Punitive measures

Currently TCF is not a legal requirement within the industry. However, the FSB does expect companies to comply with the TCF regulations as there needs to be a seamless transition when it is passed into law. Vambe points out that the FSB does have the power to enforce punishment on companies who do not comply with TCF.

“There are a number of punitive measures the FSB can hand down to non-complaint companies. The biggest of these is hefty fines which can be implemented, this may be in line with similar fines which were imposed in the UK, which turned out to be significant. There can also be reputational damage which could be caused. The FSB can declare the business, as well as its practices undesirable; the FSB can also suspend or withdraw the regulatory licence of a company,” says Vambe.

The FSB has also weighed in on this issue and has pointed out that the punitive measures the regulator could impose on companies should not be discouraging. “We want an open relationships with product providers. Actuaries are welcome to consult with the FSB to debate on the proposed changes to the pension funds industry. We agree that there needs to be professional standards, but there also needs to be room for professional judgement,” says Rosemary Hunter, Deputy Executive Officer of the FSB.

Editor’s Thoughts:
After TCF was implemented in the UK, companies have reported that it has added significant value to their bottom line. This will be good news for South African companies if the FSB is able to implement it in an appropriate manner. Please comment below, interact with us on Twitter at @fanews_online or email me your thoughts jonathan@fanews.co.za.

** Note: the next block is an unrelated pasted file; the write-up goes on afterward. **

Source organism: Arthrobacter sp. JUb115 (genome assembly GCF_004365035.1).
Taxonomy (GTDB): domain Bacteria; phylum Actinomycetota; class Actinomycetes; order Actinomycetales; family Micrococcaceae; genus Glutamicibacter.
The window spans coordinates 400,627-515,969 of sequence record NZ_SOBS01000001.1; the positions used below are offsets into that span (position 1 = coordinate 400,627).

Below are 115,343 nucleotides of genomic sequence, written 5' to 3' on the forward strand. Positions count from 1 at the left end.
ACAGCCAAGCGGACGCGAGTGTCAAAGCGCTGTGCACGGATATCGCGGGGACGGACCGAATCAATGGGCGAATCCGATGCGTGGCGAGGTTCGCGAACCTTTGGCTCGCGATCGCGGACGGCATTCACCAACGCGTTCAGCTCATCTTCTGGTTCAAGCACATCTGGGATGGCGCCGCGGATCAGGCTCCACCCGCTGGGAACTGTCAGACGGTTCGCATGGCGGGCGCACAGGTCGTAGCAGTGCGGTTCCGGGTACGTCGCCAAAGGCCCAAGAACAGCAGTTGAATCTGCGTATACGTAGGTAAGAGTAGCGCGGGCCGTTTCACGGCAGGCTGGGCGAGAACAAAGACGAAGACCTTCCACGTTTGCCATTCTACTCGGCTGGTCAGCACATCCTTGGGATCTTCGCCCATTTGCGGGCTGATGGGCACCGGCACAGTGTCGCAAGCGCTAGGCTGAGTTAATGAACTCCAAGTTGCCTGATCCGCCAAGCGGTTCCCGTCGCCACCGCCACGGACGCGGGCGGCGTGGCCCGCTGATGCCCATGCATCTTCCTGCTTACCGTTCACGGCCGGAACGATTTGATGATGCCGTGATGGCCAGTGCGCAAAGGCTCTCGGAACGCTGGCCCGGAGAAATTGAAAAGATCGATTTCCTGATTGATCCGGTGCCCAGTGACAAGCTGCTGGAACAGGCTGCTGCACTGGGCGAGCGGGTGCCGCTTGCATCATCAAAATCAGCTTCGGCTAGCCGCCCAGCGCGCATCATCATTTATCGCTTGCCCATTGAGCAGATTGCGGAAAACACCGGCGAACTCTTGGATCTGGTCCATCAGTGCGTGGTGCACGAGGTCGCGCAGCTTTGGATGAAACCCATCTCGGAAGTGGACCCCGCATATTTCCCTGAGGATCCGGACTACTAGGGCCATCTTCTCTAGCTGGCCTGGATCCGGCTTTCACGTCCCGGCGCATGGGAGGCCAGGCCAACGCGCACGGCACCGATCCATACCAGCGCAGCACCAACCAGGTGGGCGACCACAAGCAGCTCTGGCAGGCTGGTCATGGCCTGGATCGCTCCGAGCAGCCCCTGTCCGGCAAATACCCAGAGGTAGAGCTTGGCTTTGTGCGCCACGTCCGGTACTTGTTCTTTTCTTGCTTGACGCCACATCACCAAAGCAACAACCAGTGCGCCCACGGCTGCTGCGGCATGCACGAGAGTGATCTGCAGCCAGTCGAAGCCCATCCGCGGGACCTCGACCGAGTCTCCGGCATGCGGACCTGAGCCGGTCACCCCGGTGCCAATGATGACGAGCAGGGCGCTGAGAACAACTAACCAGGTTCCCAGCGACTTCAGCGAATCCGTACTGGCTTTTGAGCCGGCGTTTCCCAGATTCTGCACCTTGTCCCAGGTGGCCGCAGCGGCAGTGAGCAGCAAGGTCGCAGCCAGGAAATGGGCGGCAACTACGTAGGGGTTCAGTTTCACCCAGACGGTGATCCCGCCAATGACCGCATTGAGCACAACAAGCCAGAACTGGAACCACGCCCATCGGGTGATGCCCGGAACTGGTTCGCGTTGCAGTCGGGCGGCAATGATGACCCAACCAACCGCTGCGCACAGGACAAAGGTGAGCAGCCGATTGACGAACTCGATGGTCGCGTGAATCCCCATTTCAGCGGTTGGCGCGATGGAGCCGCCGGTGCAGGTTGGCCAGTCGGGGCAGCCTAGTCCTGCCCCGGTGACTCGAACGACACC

Comments

Added by Zarrick, 11 Aug 2014
Paragraph 5 above

"Companies should be aware of the six outcomes provided by the TCF document, but there is a certain amount of risk companies may carry when complying with these outcomes, particularly in the retirement space where the investment of an individual has to be an adequate provision for his/her life during retirement."

With Retirement planning, even if you can get a client that can afford the savings, they won't make it, as gov "allegedly" doesn't declare the correct inflation rate. Is not more like 9%? So the goal posts keep on moving then and the client will never reach them. Will the disparity between the actual inflation and sal increases make the middle class poorer and poorer each year and the poor feel it first? Is this why the miners want such a high increase? Should gov have TCF as well? i.e. "Treating Citizens Fairly" Lennon, the founder of the Russian Communist party said.
"We will control the middle class by grinding them between the millstones of taxation and inflation" It's like slowly boiling a frog. You turn up the heat slowly and the frog doesn't realise that it's being cooked. What will the picture be in 10 years or 20 years time? Add a tax every now and then like toll roads, and eventually after fighting the masses they give in, because they can't fight against a government, as the government fights them with the tax payers own money. Tell everyone that inflation is 6% by playing with the weighting of the indices allegedly, when it's possibly 9% or 10% and you won't have to pay such high sal increases. Is retirement planning a myth?
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Added by 025 YSH, 11 Aug 2014
UK is a 1st world country with systems to boot. SA is a combination of 1st and 3rd world. if it took 3 years to have a beneficial impact in the UK, it may take 10 - 15 years in SA. the FSB is too reactive when it comes to this type of initiative.